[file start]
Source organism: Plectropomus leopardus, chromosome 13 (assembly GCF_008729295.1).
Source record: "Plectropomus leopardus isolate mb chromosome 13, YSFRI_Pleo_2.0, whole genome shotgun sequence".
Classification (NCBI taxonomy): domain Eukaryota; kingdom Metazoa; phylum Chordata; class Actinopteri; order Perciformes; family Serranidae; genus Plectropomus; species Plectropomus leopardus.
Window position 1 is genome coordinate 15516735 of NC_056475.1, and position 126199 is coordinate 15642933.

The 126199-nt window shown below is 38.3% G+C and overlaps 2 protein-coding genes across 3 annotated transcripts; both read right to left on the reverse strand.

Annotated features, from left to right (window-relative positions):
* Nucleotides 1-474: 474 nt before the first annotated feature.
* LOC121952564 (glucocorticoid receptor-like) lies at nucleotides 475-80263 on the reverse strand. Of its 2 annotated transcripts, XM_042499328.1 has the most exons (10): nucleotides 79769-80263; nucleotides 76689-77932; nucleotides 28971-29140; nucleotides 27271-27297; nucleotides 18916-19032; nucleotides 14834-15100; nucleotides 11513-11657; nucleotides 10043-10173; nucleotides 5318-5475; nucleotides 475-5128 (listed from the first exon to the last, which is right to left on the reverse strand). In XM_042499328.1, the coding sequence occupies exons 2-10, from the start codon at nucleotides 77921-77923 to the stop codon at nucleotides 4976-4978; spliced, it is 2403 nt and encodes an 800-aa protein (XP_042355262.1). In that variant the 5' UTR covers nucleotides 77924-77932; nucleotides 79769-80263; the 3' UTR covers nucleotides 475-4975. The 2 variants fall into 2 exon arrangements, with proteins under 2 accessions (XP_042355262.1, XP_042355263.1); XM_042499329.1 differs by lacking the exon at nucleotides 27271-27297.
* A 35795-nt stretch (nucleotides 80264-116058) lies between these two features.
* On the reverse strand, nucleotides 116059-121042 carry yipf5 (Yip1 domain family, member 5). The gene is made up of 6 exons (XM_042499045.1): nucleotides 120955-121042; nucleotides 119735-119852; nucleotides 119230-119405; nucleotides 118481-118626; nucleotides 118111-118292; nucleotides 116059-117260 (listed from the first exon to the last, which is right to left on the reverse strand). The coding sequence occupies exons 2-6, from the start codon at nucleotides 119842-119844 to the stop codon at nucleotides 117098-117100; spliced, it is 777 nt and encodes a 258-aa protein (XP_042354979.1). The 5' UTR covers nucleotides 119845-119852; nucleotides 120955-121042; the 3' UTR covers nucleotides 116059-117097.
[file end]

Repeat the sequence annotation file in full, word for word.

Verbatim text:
Source organism: Plectropomus leopardus, chromosome 13 (assembly GCF_008729295.1).
Source record: "Plectropomus leopardus isolate mb chromosome 13, YSFRI_Pleo_2.0, whole genome shotgun sequence".
Classification (NCBI taxonomy): domain Eukaryota; kingdom Metazoa; phylum Chordata; class Actinopteri; order Perciformes; family Serranidae; genus Plectropomus; species Plectropomus leopardus.
Window position 1 is genome coordinate 15516735 of NC_056475.1, and position 126199 is coordinate 15642933.

The 126199-nt window shown below is 38.3% G+C and overlaps 2 protein-coding genes across 3 annotated transcripts; both read right to left on the reverse strand.

Annotated features, from left to right (window-relative positions):
* Nucleotides 1-474: 474 nt before the first annotated feature.
* LOC121952564 (glucocorticoid receptor-like) lies at nucleotides 475-80263 on the reverse strand. Of its 2 annotated transcripts, XM_042499328.1 has the most exons (10): nucleotides 79769-80263; nucleotides 76689-77932; nucleotides 28971-29140; nucleotides 27271-27297; nucleotides 18916-19032; nucleotides 14834-15100; nucleotides 11513-11657; nucleotides 10043-10173; nucleotides 5318-5475; nucleotides 475-5128 (listed from the first exon to the last, which is right to left on the reverse strand). In XM_042499328.1, the coding sequence occupies exons 2-10, from the start codon at nucleotides 77921-77923 to the stop codon at nucleotides 4976-4978; spliced, it is 2403 nt and encodes an 800-aa protein (XP_042355262.1). In that variant the 5' UTR covers nucleotides 77924-77932; nucleotides 79769-80263; the 3' UTR covers nucleotides 475-4975. The 2 variants fall into 2 exon arrangements, with proteins under 2 accessions (XP_042355262.1, XP_042355263.1); XM_042499329.1 differs by lacking the exon at nucleotides 27271-27297.
* A 35795-nt stretch (nucleotides 80264-116058) lies between these two features.
* On the reverse strand, nucleotides 116059-121042 carry yipf5 (Yip1 domain family, member 5). The gene is made up of 6 exons (XM_042499045.1): nucleotides 120955-121042; nucleotides 119735-119852; nucleotides 119230-119405; nucleotides 118481-118626; nucleotides 118111-118292; nucleotides 116059-117260 (listed from the first exon to the last, which is right to left on the reverse strand). The coding sequence occupies exons 2-6, from the start codon at nucleotides 119842-119844 to the stop codon at nucleotides 117098-117100; spliced, it is 777 nt and encodes a 258-aa protein (XP_042354979.1). The 5' UTR covers nucleotides 119845-119852; nucleotides 120955-121042; the 3' UTR covers nucleotides 116059-117097.